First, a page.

Pritzker and Teacher’s Union Gift Exchange
The teacher’s union has a friend in the governor’s mansion once again. And he delivered.
After securing the union’s endorsement and receiving over $100,000 to fund their members on his campaign staff, Gov. Pritzker quickly became, teacher’s pet, as coined by the Chicago Tribune Editorial Board.
After this last session, the teacher’s union was able to reinstate the 6% end of career salary spiking into the state budget.
This increases pension costs and shifts the burden to pay for it all from their local school district to families statewide forcing middle-income families in suburban and rural districts to bailout the wealthy districts like Wilmette and the $6 million dollar pension their superintendent earns.
Pritzker also increased education spending with: “$375 million more for the state’s new “evidence-based” school funding formula, which requires annual increases of at least $350 million.” Much of that money will not make it into the classroom because Illinois spends twice the national average on administrative costs.
Illinois Education Association President, Kathi Griffin, released a statement claiming victory, saying, “Educators from around the state stepped up to save our profession and protect our students. It’s amazing to see how powerful we can be when we are united.”
This session was a win for teachers’ unions, but not so much for taxpayers and homeowners who will pay more, nor for students who without reforms will likely continue to see educational quality decline.
Fortunately, the teacher’s union was not able to prevent low-income parents from choosing the best school for their children by ending the tax credit scholarship program. Choice for parents, is an “assault on public education” according to the Chicago Teachers’ Union.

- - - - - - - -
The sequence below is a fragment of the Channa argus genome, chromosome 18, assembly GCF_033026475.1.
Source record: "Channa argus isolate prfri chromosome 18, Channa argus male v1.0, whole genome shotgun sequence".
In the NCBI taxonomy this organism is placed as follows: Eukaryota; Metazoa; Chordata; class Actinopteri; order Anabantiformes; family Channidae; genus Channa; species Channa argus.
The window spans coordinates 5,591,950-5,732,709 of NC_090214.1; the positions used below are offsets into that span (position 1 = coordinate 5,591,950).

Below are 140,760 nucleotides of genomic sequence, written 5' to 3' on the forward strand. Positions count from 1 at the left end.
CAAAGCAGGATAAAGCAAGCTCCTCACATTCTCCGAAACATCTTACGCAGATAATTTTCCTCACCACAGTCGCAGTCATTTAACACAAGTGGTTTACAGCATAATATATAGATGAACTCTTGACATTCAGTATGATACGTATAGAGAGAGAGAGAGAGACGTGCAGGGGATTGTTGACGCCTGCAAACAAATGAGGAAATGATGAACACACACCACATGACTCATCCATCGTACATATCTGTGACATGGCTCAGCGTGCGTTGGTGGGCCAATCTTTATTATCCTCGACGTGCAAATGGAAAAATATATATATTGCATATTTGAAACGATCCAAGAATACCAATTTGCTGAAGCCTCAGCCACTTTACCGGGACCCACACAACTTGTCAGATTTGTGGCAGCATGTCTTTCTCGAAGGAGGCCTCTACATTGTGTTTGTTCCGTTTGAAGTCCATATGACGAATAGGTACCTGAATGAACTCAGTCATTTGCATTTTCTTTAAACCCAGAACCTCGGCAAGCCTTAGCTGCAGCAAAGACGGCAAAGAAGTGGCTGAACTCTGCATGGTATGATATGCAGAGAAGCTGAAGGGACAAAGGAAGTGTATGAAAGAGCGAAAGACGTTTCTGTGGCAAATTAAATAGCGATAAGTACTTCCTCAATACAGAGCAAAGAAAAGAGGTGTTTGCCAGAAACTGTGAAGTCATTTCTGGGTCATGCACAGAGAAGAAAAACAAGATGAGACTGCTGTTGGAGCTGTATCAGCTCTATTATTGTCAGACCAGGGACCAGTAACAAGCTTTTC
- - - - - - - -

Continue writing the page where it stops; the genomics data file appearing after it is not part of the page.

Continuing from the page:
Despite Gov. Pritzker and Democrats wanting to end the program, it was saved because of stories like those of Jasmine Bland, a single mom of two kids, who are enrolled in the tax credit scholarship program and attend St. Patrick’s Catholic School in Springfield.
In a report before the end of session, WCIA spoke with Bland as she wondered why Gov. Pritzker would want to get rid of such a great program that benefits her kids and other kids in her community.
Bland said, “There’s so many more single moms like me. We all live in this community. We bust our butts and are busting our butts trying to go to work. Why do you want to make it more difficult on us for our kids to have the same chance? Whether you want to believe it or not, it is a difference. And without programs like this, my kids just don’t have a chance.”
So the tax credit scholarship program is safe, for now.
But there are other anti-parental choice bills awaiting Pritzker’s signature. One bill would eliminate the Charter School Commission, which serves as a mediator between charter schools and hostile local school boards. Urban Prep West appealed the Chicago Public School’s decision to revoke their charter, despite having a “commendable” status and having a 100% college acceptance rate among students who come from some of the roughest areas in the city. If Pritzker signs this bill, schools like Urban Prep, will continue to have a target on their back and will be unable to plead their case to remain open and serve their students looking for other options besides their local failing school.
There is no doubt Pritzker and his relationship with the teachers’ unions will remain cozy as he continues his term, but we must keep fighting for families like Jasmine Bland’s and Illinois homeowners who are negatively affected by the union controlled one party system in Illinois.